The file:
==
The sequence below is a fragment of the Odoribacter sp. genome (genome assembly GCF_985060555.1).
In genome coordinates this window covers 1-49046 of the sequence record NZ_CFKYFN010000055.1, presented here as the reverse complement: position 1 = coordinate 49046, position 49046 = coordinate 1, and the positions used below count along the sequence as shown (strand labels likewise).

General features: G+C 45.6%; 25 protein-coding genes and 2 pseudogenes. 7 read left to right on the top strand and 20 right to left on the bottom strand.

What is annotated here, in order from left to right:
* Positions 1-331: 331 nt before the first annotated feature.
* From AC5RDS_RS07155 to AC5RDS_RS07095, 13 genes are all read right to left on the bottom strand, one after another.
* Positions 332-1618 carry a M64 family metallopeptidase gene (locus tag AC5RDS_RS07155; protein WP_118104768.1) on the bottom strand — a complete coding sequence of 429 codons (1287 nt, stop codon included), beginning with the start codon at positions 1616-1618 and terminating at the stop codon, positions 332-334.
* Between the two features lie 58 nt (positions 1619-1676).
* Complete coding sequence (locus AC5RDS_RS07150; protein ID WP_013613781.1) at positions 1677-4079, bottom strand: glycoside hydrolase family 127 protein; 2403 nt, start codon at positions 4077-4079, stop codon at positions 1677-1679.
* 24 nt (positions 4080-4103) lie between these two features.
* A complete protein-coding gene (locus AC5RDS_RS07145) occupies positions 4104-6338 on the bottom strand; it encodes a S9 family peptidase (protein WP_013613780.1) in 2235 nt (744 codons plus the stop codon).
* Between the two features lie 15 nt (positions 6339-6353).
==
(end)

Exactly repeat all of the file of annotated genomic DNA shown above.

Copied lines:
The sequence below is a fragment of the Odoribacter sp. genome (genome assembly GCF_985060555.1).
In genome coordinates this window covers 1-49046 of the sequence record NZ_CFKYFN010000055.1, presented here as the reverse complement: position 1 = coordinate 49046, position 49046 = coordinate 1, and the positions used below count along the sequence as shown (strand labels likewise).

General features: G+C 45.6%; 25 protein-coding genes and 2 pseudogenes. 7 read left to right on the top strand and 20 right to left on the bottom strand.

What is annotated here, in order from left to right:
* Positions 1-331: 331 nt before the first annotated feature.
* From AC5RDS_RS07155 to AC5RDS_RS07095, 13 genes are all read right to left on the bottom strand, one after another.
* Positions 332-1618 carry a M64 family metallopeptidase gene (locus tag AC5RDS_RS07155; protein WP_118104768.1) on the bottom strand — a complete coding sequence of 429 codons (1287 nt, stop codon included), beginning with the start codon at positions 1616-1618 and terminating at the stop codon, positions 332-334.
* Between the two features lie 58 nt (positions 1619-1676).
* Complete coding sequence (locus AC5RDS_RS07150; protein ID WP_013613781.1) at positions 1677-4079, bottom strand: glycoside hydrolase family 127 protein; 2403 nt, start codon at positions 4077-4079, stop codon at positions 1677-1679.
* 24 nt (positions 4080-4103) lie between these two features.
* A complete protein-coding gene (locus AC5RDS_RS07145) occupies positions 4104-6338 on the bottom strand; it encodes a S9 family peptidase (protein WP_013613780.1) in 2235 nt (744 codons plus the stop codon).
* Between the two features lie 15 nt (positions 6339-6353).